Self-abandonment can be understood as the rejection of your own thoughts, feelings and needs. Self-abandonment occurs when we experience an emotion that requires our attention, and we ignore it by reaching for an external distraction. Perhaps you drink when you feel lonely. Self-abandonment happens when we ignore our need for self-soothing by asking someone else to assume the responsibility for our difficult feelings. Maybe you want your partner to make you happy all the time and you neglect your individual interests and goals. Self-abandonment happens when we ignore a thought, feeling or observation that needs our attention. Perhaps we don’t feel right around our new lover, but we’d rather stick around than be alone. We divorce ourselves from the valuable knowledge of gut feelings in favor of soothing ourselves in the moment. Self-abandonment happens when we forget about our personal boundaries in order to make someone else happy, we discount our needs and comfort. Perhaps you’re saying “yes” to others when you really mean “NO”.
Self-abandonment keeps us from handling our inner-most experiences with care and integrity, and grades on our ability to know ourselves. We can get lost in self-abandonment because we are ignoring how we think and feel. Self-abandonment can lead to addictive behavior like over-using substances, or spending hours “zoning out” on social media. If we feel an unbearable emotion and we don’t have the resources to manage it, we might grab for something to dull the pain. Over time, we become estranged to our own emotions (we abandon ourselves), and we are absorbed more and more into the addiction or distraction behaviors.
Self-abandonment is often learned in childhood through emotional neglect, invalidation or abuse that impedes upon our ability to learn about our emotions and how to take care of ourselves in times of discomfort. Being emotionally abandoned in childhood prevents us from feeling like we have access to the skills needed to face discomfort and calm ourselves down.
Self-Abandonment Case Example
Jen was raised by parents struggling with alcohol addiction. She was often viewed as a burden and ridiculed for expressing emotion. Her parents were frequently intoxicated and unavailable to soothe Jen in times when she felt scared or sad. From a young age, Jen remembers crying alone in her room for long periods of time. Jen’s parents were kind to her when they were sober, but she had little to no ability to predict when the care would come. Jen spent the majority of her time trying to distance herself from her emotional needs, so that she could better survive a neglectful childhood. If Jen acknowledged all of her needs in childhood, it would have been that much more clear that her parents were unable to meet them. Jen’s survival as she understood it, depended on the ability to ignore her needs and feelings. If Jen turned away from her needs, she could avoid the grief of her parent’s inability to meet them. Because of Jen’s need to survive in an unhealthy parent-child dynamic, she never learned how to manage difficult feelings or soothe herself.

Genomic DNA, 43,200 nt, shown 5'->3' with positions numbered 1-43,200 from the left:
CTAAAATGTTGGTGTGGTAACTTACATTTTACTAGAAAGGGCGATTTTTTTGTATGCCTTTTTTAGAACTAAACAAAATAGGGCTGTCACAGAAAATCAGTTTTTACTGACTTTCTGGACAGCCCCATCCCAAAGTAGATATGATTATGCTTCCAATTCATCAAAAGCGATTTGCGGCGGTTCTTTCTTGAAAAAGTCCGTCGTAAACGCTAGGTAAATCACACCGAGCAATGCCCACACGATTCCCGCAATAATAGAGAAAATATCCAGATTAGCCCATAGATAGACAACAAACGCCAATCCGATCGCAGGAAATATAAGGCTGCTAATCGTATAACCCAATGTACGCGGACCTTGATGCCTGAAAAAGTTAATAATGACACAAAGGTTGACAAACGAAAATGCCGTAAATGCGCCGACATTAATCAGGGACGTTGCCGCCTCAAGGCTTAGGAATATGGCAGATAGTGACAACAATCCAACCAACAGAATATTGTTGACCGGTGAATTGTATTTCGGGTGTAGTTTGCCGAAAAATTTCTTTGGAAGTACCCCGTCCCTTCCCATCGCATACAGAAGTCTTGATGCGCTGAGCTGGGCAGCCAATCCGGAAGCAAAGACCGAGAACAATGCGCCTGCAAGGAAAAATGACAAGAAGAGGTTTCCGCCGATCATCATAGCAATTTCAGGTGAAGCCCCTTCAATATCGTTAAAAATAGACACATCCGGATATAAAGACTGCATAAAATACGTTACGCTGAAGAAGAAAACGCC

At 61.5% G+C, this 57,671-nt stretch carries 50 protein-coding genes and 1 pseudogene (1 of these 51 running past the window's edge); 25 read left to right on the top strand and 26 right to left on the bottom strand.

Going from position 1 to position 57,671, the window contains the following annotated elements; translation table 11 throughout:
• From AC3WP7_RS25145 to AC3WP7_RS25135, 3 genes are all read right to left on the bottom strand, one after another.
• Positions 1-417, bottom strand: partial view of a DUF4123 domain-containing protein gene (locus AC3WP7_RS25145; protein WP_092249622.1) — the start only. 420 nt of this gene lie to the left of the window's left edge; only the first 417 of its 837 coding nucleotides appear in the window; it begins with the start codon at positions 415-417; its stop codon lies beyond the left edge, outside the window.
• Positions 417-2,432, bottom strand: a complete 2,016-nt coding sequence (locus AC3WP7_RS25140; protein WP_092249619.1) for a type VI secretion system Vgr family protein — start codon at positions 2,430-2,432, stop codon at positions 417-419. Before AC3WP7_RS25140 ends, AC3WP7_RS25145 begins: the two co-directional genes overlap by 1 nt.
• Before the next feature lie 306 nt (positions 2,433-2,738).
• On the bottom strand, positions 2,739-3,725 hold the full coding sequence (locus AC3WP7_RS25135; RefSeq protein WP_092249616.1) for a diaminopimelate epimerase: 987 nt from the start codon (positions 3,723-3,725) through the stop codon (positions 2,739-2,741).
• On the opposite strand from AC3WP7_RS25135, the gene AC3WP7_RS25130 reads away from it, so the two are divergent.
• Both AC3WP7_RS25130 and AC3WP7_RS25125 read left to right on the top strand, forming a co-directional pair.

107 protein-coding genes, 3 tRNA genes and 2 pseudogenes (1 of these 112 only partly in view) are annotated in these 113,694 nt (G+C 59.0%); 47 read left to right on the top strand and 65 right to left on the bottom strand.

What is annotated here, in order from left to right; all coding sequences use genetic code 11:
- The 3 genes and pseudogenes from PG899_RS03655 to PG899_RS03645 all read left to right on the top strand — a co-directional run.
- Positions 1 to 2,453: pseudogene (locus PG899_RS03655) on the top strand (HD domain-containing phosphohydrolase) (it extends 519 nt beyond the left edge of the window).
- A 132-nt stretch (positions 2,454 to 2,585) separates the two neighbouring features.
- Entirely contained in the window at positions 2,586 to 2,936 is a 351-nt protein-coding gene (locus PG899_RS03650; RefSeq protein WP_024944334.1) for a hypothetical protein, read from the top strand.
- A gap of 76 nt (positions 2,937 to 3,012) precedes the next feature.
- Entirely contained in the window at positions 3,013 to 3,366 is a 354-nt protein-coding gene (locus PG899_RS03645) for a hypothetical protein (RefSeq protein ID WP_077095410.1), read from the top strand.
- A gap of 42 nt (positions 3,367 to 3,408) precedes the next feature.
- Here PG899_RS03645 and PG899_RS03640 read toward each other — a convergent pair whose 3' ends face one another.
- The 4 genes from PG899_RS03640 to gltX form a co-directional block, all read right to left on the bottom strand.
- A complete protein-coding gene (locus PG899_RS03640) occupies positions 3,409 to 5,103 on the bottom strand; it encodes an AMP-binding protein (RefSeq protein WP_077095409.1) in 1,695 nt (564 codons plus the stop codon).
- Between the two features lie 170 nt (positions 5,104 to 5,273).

In adulthood, Jen struggles with close relationships. She often searches for the consistency she missed in childhood in potential lovers and friends, while remaining inconsistent in her own self-care. Jen wants others to care for her, but is not always able to care for herself. Jen carries a lot of self-judgment, rarely giving herself the gentleness she was deprived of in childhood. Instead of trying to heal some of her deeper insecurities, she berates herself and rejects her need for self-love. When a strong emotion arises in Jen, she is quick to find a distraction. If she feels needy in partnership, she asks her lover to change, to give her more attention. If Jen feels lonely, she finds the experience so intolerable that she will drink or use drugs to cope. Jen is missing the skills to self-soothe. Jen is trying to outsource the management of her emotions to avoid the responsibility for her inner-reality.
In childhood, we don’t have the resources to meet all of our own needs. We learn self-care skills gradually over time. When we experience emotional upset and our caretakers consistently respond with care, we learn that we are worthy of feeling better. We feel safe and cared for, and confident that we will receive the same care in the future. We learn that we can handle our thoughts and feelings. The attention and support we receive from adults teaches us how to begin caring for, and regulating ourselves emotionally. Children are not meant to experience huge feelings on their own, and they need to feel safe and supported to develop the skills and understanding to deal with their own emotions. If feeling safe and cared for was inconsistent, you may have felt intolerable feelings of dread and loneliness, and you may have never learned how to soothe yourself and move through an emotional experience. If your inner-experiences were ignored, you may have learned to ignore yourself.
Self-abandonment is a pattern of ignoring your thoughts, feelings and needs. Instead of facing our inner-experiences, we reach for an external distraction, something that takes us out of ourselves and out of the unwanted feelings. Self-abandonment is common in the world of addiction, but is not limited to abusing substances as a coping mechanism. Because of the culture we live in, it’s easy to find something to distract yourself with. We have the world at our fingertips, but often ignore the world inside of ourselves that needs caring for. Learning how to care for ourselves through turning towards our uncomfortable, or painful feelings requires that we develop self-soothing skills. It’s possible to develop the skills and understanding to deal with our emotions at any age. As adults, we have the power to re-parent ourselves from the inside out. We can develop the confidence and skills needed to turn towards difficult emotions and learn from them.